Here's from Travelex:

 

"MEDICAL EVACUATION & REPATRIATION BENEFITS

 

We will pay this benefit, up to the amount on the Schedule for the following Covered Expenses incurred by you, subject to the following: 1) Covered Expenses will only be payable at the Usual and Customary level of payment; 2) benefi ts will be payable only for Covered Expenses resulting from a Sickness that first manifests itself or an Injury that occurs while on a Covered Trip.

 

Covered Expenses:

 

expenses incurred by you for Physician-ordered emergency medical evacuation, including medically appropriate transportation and necessary medical care en route, to the nearest suitable Hospital, when you are critically ill or injured and no suitable local care is available, subject to the Program Medical Advisors prior approval;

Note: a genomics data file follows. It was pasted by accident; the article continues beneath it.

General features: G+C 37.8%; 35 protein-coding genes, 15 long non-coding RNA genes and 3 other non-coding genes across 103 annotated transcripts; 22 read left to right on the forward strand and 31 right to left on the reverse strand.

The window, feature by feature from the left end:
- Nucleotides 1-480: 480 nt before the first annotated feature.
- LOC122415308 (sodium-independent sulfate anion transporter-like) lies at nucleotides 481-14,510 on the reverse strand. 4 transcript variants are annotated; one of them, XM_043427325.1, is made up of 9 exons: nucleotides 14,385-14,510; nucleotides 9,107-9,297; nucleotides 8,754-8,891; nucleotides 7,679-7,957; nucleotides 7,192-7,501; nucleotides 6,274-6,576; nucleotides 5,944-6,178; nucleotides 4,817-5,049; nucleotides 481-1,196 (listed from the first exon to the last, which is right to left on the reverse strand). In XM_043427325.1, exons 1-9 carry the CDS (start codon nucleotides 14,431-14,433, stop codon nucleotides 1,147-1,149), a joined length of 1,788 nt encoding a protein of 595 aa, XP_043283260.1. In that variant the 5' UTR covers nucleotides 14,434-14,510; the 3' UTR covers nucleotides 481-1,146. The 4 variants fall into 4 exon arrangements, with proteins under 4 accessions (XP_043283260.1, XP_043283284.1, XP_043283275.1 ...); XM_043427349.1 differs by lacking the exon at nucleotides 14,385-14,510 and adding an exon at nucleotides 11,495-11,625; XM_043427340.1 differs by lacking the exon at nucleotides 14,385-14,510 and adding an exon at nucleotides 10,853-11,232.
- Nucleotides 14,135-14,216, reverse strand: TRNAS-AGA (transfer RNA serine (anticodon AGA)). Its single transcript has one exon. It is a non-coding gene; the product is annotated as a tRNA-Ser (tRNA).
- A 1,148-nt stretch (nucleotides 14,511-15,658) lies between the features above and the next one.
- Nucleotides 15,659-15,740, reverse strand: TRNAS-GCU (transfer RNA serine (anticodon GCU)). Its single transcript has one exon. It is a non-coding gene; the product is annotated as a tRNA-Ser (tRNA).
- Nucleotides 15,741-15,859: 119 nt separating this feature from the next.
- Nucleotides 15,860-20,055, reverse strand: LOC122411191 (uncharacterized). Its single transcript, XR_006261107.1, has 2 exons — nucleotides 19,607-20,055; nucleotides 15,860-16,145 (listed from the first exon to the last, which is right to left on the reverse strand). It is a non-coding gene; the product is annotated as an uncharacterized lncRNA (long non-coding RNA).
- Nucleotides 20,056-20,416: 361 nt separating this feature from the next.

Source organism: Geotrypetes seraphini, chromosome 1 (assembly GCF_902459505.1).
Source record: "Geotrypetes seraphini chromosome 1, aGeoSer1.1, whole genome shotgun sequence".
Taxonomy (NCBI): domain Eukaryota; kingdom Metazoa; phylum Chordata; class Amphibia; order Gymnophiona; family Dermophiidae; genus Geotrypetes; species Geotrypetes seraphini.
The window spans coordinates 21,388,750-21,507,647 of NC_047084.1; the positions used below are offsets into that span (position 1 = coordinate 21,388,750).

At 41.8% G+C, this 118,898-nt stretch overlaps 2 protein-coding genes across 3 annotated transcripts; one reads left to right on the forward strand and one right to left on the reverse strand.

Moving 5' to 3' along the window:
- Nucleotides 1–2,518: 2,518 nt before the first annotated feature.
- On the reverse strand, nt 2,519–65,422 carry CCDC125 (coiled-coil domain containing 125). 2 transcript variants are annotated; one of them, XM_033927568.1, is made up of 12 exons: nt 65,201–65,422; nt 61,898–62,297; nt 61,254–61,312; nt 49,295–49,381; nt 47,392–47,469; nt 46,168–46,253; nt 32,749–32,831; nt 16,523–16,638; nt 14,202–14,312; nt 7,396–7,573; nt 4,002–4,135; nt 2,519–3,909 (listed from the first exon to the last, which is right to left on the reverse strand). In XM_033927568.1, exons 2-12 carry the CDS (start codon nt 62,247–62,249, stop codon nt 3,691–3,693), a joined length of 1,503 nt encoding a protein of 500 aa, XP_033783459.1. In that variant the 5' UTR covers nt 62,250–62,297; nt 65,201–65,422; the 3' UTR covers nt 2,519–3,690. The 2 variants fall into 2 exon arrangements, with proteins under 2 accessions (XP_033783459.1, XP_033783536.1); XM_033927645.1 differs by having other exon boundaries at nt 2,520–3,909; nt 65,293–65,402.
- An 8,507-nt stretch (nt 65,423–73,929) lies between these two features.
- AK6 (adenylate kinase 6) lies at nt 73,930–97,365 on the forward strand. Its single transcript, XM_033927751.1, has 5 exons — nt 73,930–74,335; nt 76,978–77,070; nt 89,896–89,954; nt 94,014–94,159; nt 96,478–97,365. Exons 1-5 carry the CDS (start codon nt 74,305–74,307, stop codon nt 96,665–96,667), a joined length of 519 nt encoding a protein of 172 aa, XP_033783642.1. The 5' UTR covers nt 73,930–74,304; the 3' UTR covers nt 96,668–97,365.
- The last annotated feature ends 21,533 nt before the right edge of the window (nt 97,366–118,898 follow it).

expenses incurred for non-emergency medical evacuation, including medically appropriate transportation and medical care en route, to a Hospital or to your place of residence, when deemed medically necessary by the attending Physician, subject to the Program Medical Advisors prior approval;"

 

Here's from TruTravel:

 

"EMERGENCY EVACUATION

 

 

The Company will pay benefits for Covered Expenses incurred, up to the maximum shown on the Confirmation of Coverage, if an Accidental Injury or Sickness commencing during the course of the Covered Trip results in Your necessary Emergency Evacuation. An Emergency Evacuation must be ordered by a Physician who certifies that the severity of Your Accidental Injury or Sickness warrants Your Emergency Evacuation.

 

Emergency Evacuation means:

 

(a) Your medical condition warrants immediate transportation from the place where You are injured or sick to the nearest Hospital where appropriate medical treatment can be obtained;

 

(b) after being treated at a local Hospital, Your medical condition warrants transportation to the United States where You reside, to obtain further medical treatment or to recover; "

 

 

The coverage is going to be in there, you just have to kind of poke around sometimes.